The bipartisan Provide Accurate Information Directly, or PAID, Act,[1] could stop these types of issues from occurring. If passed, the law would require CMS to provide the name and identity of the beneficiary's Medicare Advantage or Part D plan to the settling party so that reimbursement to Medicare Advantage and/or Part D can be part of the claim's resolution.

While Congressional action is needed on the PAID Act, other outdated elements of the MSP program can be addressed by CMS via administrative action. For example, CMS is currently working on regulations to govern how it will assess penalties for the late reporting of MSP claims. Since 2007, CMS has required that any company or organization in America settling or paying a claim involving a Medicare beneficiary file a report to CMS advising the agency about the settlement, judgment or award through the Section 111 reporting process.

Over the years, modifications have been made to this requirement — most recently via the Strengthening Medicare and Repaying Taxpayers, or SMART, Act of 2013. The law required CMS to implement a sliding scale penalty regime for entities that failed to report and included provisions intended to protect reporting entities that make a good faith effort to comply with the often-complex reporting process.

However, CMS only issued a proposed rule to implement the penalty system this year — nearly seven years after the enactment of the SMART Act.

The proposed rule unfortunately contains a number of flaws that would unduly penalize those entities trying in good faith to comply with the complex reporting requirements while failing to ensure those who intentionally refuse to report are held accountable. The rule also raises several legal and constitutional questions and includes a number of provisions that are unworkable and do not serve the best interests of beneficiaries.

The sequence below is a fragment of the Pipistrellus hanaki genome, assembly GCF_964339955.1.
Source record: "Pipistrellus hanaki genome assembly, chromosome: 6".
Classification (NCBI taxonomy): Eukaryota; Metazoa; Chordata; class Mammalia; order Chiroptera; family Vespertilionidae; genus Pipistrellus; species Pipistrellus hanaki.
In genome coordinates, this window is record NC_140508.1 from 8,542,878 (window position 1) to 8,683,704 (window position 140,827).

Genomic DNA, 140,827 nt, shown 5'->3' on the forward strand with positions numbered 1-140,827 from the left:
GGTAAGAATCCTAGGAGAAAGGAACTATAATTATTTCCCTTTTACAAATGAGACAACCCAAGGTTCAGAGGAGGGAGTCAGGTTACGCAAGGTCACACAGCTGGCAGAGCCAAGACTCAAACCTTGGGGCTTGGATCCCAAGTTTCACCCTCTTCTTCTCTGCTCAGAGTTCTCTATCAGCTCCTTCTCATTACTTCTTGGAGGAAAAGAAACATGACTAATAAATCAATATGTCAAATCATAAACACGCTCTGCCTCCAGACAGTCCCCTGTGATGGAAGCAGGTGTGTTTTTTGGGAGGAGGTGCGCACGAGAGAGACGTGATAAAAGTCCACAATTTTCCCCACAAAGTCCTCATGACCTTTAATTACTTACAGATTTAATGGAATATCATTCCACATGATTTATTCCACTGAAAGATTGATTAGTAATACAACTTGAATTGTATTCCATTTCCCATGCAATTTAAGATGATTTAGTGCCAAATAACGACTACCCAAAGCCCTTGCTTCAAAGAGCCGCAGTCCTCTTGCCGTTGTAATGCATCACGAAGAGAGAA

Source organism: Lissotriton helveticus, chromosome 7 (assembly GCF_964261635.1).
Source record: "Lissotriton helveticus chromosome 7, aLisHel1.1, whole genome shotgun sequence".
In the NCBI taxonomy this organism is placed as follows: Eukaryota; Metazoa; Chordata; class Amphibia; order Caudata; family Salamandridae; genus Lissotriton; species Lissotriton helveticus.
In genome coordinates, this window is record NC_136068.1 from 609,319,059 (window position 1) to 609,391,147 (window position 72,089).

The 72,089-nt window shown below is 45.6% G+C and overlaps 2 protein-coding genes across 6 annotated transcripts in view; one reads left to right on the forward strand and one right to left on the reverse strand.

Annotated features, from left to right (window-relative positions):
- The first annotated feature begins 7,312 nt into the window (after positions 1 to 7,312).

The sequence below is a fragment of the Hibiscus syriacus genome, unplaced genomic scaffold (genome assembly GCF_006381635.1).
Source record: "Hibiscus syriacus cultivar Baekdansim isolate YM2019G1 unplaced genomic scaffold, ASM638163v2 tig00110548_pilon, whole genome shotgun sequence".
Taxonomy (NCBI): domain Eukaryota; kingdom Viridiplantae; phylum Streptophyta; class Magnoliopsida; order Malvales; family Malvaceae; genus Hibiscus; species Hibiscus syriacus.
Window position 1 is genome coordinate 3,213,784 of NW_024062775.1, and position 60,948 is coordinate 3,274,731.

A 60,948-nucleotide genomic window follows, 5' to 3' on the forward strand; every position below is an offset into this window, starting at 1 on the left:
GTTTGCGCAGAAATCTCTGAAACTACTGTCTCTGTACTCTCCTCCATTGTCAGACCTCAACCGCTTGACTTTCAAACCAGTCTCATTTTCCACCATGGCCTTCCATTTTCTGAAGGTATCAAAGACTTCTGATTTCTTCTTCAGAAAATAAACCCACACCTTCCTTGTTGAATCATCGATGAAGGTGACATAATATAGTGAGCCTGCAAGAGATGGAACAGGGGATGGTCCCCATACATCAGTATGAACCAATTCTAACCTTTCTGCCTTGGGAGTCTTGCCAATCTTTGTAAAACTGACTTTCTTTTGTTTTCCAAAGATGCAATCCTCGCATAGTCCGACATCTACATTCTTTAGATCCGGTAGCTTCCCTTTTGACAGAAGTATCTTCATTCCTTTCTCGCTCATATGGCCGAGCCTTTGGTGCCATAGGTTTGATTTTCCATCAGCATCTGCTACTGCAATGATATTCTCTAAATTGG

As a next step, CMS should consider substantially revising this proposed rule to ensure that it does not create additional barriers for businesses and institutions who handle MSP claims — which would ultimately make it harder for beneficiaries to resolve these settlements as well.

Several of the flaws in the existing Section 111 reporting system were revealed earlier this year in the court case Ruiz v. Rhode Island, in the U.S. District Court for the District of Rhode Island, where a plaintiff refused to provide his social security number to the defendant, Rhode Island, for the purposes of reporting the claim under Section 111.

While the case was eventually resolved, the fact that it took multiple court hearings, nine months of deliberation and a 13-page decision to resolve a single dispute demonstrates how flawed the current MSP reporting system is and why it is important for CMS to get it right when drafting its proposed rules and policies.

For four decades, the MSP program has been in place to protect taxpayers and the nation's Medicare system — but numerous technical flaws have prevented it from being as effective as it could be. The time is now for policymakers to act to ensure MSP works as it should for the benefit of those it was created to safeguard.

[1] H.R. 1375.